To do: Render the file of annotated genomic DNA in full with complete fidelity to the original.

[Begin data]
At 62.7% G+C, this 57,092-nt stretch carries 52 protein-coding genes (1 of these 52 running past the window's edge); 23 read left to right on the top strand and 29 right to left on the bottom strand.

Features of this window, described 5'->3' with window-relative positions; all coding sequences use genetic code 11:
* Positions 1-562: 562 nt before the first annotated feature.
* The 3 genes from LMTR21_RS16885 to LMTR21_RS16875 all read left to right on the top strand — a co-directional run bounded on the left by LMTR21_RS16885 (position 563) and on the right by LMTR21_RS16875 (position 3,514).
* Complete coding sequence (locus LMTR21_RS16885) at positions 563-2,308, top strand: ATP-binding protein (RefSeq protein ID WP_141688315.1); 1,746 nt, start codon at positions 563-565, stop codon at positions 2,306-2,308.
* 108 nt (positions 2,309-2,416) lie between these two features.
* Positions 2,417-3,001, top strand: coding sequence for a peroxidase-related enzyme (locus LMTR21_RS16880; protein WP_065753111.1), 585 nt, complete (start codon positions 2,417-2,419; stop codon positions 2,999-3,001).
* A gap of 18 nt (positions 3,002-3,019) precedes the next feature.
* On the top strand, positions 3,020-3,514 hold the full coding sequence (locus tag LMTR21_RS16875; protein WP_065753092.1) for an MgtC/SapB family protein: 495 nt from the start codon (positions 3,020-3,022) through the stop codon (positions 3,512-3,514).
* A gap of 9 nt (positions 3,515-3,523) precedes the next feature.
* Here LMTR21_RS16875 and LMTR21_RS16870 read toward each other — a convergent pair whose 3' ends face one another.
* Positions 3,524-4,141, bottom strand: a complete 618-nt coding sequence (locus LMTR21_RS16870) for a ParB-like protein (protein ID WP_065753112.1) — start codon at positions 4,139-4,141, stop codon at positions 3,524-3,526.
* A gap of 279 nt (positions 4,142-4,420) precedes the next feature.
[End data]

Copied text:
At 62.7% G+C, this 57,092-nt stretch carries 52 protein-coding genes (1 of these 52 running past the window's edge); 23 read left to right on the top strand and 29 right to left on the bottom strand.

Features of this window, described 5'->3' with window-relative positions; all coding sequences use genetic code 11:
* Positions 1-562: 562 nt before the first annotated feature.
* The 3 genes from LMTR21_RS16885 to LMTR21_RS16875 all read left to right on the top strand — a co-directional run bounded on the left by LMTR21_RS16885 (position 563) and on the right by LMTR21_RS16875 (position 3,514).
* Complete coding sequence (locus LMTR21_RS16885) at positions 563-2,308, top strand: ATP-binding protein (RefSeq protein ID WP_141688315.1); 1,746 nt, start codon at positions 563-565, stop codon at positions 2,306-2,308.
* 108 nt (positions 2,309-2,416) lie between these two features.
* Positions 2,417-3,001, top strand: coding sequence for a peroxidase-related enzyme (locus LMTR21_RS16880; protein WP_065753111.1), 585 nt, complete (start codon positions 2,417-2,419; stop codon positions 2,999-3,001).
* A gap of 18 nt (positions 3,002-3,019) precedes the next feature.
* On the top strand, positions 3,020-3,514 hold the full coding sequence (locus tag LMTR21_RS16875; protein WP_065753092.1) for an MgtC/SapB family protein: 495 nt from the start codon (positions 3,020-3,022) through the stop codon (positions 3,512-3,514).
* A gap of 9 nt (positions 3,515-3,523) precedes the next feature.
* Here LMTR21_RS16875 and LMTR21_RS16870 read toward each other — a convergent pair whose 3' ends face one another.
* Positions 3,524-4,141, bottom strand: a complete 618-nt coding sequence (locus LMTR21_RS16870) for a ParB-like protein (protein ID WP_065753112.1) — start codon at positions 4,139-4,141, stop codon at positions 3,524-3,526.
* A gap of 279 nt (positions 4,142-4,420) precedes the next feature.